# Part 1

This section will introduce you to the basics of programming with a specific emphasis on programming in Matlab. We‘ll cover the basics of the syntax and the basic data structures.

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# Finding our way around

In this section, we’ll focus on finding our way around the Matlab gui

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To get comfortable with Matlab, the first thing we’ll try to do is to use Matlab as a calculator just by typing commands at the command prompt.

Try something like

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In the previous example, you typed in the numbers directly. Let’s try do it again with variables. Create a variable called shoe_size and assign your shoe size to it. Create another variable called my_age and assign your age to it.

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Knowing how to get help is the one of the most important things you can learn. For this task I’d like you to explore the help command and the doc command.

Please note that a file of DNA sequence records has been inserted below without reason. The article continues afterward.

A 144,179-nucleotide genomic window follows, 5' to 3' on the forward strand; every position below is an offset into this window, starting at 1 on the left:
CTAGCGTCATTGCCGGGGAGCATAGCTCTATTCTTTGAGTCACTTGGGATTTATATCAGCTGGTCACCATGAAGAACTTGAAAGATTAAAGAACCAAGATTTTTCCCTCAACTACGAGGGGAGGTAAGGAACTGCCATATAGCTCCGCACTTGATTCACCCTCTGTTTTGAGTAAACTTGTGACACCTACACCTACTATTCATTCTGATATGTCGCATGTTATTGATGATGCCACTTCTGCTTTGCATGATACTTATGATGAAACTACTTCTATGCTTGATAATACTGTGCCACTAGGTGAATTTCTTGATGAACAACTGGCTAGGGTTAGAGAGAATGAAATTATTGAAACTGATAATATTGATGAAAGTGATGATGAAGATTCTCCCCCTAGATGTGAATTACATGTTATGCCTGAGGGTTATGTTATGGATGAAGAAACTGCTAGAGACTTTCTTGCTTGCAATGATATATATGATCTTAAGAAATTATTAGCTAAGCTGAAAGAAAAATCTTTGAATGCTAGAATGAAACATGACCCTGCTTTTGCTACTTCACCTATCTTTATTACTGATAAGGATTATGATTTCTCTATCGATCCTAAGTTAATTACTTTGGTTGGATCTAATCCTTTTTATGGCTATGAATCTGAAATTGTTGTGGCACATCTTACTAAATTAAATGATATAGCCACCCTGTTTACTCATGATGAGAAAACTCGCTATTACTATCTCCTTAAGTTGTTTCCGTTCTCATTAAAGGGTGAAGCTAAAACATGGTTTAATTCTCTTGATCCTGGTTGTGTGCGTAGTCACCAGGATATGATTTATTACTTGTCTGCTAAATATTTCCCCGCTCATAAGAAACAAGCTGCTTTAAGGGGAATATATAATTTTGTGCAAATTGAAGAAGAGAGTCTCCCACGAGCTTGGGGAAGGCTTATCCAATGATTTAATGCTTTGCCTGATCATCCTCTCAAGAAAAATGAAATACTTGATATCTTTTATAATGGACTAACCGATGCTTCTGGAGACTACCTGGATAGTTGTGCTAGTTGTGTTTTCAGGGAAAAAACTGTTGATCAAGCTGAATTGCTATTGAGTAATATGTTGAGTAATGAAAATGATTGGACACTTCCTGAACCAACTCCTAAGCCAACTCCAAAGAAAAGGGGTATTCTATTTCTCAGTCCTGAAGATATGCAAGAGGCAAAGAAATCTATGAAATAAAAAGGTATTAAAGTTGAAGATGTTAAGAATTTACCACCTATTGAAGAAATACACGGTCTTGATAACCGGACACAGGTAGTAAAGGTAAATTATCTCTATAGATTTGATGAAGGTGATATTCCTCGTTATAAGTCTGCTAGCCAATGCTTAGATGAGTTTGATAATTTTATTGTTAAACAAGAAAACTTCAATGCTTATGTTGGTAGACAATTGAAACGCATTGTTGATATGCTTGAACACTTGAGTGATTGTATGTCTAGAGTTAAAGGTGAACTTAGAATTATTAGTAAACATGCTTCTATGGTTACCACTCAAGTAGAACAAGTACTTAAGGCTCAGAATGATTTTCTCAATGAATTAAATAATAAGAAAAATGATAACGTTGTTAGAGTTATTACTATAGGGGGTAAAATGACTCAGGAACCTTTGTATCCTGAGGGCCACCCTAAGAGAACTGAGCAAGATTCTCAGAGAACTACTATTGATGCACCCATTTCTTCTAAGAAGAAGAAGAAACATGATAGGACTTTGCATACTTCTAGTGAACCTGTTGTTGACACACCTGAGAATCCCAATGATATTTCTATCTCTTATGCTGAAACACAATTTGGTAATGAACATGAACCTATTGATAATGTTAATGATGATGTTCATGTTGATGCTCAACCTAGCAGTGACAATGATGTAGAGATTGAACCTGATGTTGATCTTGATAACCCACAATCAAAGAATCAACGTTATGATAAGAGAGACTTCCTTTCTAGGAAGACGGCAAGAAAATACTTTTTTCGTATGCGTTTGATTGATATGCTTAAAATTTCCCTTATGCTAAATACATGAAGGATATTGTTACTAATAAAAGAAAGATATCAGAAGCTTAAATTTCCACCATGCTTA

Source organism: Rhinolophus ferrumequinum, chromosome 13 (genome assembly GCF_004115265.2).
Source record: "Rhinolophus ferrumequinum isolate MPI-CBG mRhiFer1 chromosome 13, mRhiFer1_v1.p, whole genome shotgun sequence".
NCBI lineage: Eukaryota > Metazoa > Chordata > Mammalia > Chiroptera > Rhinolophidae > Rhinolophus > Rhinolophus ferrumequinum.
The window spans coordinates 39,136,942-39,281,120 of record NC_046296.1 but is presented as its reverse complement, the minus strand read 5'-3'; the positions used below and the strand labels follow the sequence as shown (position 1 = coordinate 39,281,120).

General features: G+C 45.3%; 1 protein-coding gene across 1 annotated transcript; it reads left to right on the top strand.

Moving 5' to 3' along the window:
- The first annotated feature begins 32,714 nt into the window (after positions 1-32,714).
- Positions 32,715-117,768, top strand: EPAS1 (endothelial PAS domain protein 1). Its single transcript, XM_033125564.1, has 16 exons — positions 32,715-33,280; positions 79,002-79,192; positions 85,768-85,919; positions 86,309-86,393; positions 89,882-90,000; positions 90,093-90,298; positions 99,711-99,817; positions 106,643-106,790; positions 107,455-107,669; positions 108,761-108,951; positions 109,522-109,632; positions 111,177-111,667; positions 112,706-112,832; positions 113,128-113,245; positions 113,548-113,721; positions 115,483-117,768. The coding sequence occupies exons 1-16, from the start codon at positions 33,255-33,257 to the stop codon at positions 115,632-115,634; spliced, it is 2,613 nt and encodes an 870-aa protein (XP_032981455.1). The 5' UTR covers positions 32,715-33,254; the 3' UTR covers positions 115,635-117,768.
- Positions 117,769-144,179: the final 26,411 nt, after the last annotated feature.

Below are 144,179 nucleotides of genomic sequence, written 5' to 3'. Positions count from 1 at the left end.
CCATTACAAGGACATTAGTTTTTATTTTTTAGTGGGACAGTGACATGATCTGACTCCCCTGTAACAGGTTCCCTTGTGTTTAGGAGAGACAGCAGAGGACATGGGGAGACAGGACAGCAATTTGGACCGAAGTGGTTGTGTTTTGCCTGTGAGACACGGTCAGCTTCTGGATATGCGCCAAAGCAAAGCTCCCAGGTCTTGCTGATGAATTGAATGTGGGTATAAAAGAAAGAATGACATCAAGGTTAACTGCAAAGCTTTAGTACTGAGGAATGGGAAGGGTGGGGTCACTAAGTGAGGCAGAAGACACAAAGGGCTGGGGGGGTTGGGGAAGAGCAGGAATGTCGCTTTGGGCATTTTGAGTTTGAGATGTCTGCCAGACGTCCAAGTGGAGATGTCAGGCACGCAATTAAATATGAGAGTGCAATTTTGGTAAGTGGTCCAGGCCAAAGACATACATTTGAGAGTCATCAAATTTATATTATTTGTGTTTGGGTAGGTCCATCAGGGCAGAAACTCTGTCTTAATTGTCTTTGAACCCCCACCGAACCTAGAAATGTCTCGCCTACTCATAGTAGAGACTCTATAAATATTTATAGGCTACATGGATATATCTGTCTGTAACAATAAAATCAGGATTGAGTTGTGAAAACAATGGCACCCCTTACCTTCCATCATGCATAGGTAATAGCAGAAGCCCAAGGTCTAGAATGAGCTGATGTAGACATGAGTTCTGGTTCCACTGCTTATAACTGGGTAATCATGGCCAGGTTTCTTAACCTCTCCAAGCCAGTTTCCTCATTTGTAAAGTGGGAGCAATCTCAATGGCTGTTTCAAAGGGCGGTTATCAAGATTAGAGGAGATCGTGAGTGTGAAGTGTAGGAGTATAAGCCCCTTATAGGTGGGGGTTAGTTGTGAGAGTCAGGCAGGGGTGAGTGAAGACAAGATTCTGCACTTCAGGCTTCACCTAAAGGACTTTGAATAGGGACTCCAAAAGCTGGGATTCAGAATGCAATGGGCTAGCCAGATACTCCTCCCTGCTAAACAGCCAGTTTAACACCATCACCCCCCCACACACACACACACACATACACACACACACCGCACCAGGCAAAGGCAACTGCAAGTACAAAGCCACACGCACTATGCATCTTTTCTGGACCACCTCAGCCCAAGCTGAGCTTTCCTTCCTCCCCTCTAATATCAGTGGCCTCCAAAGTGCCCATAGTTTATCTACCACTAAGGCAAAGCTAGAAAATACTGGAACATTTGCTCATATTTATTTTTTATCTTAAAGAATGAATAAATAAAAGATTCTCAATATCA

Try getting help on the function called ttest. Use the help command and see what information it gives you. Then try using the doc command and seeing what information it gives you.

# Basic syntax and data structures

In this section, we’ll learn some of the basics of Matlab, and how to work with data in Matlab.

The variables and data types we’ll learn about include:

• vectors/matrics
• strings/chars
• cell arrays
• structures

## Practical activities

Now that we have a basic understanding the Matlab interface and the Matlab syntax we can put some of that knowledge into practice.

### Creating and modifying matrices

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Let’s start off my trying to create a simple 3 × 4 matrix. It should look something like this:

$\mathrm{my\_matrix} = \left[\begin{array}{cc} 11 & 12 & 13 & 14\\ 21 & 22 & 23 & 24\\ 31 & 32 & 33 & 34\\ \end{array}\right]$

You’ll be able to check that you’ve created a matrix of the correct size by running the code below. If you’ve done it correctly then the size function should return a 1 × matrix will the values [3 4]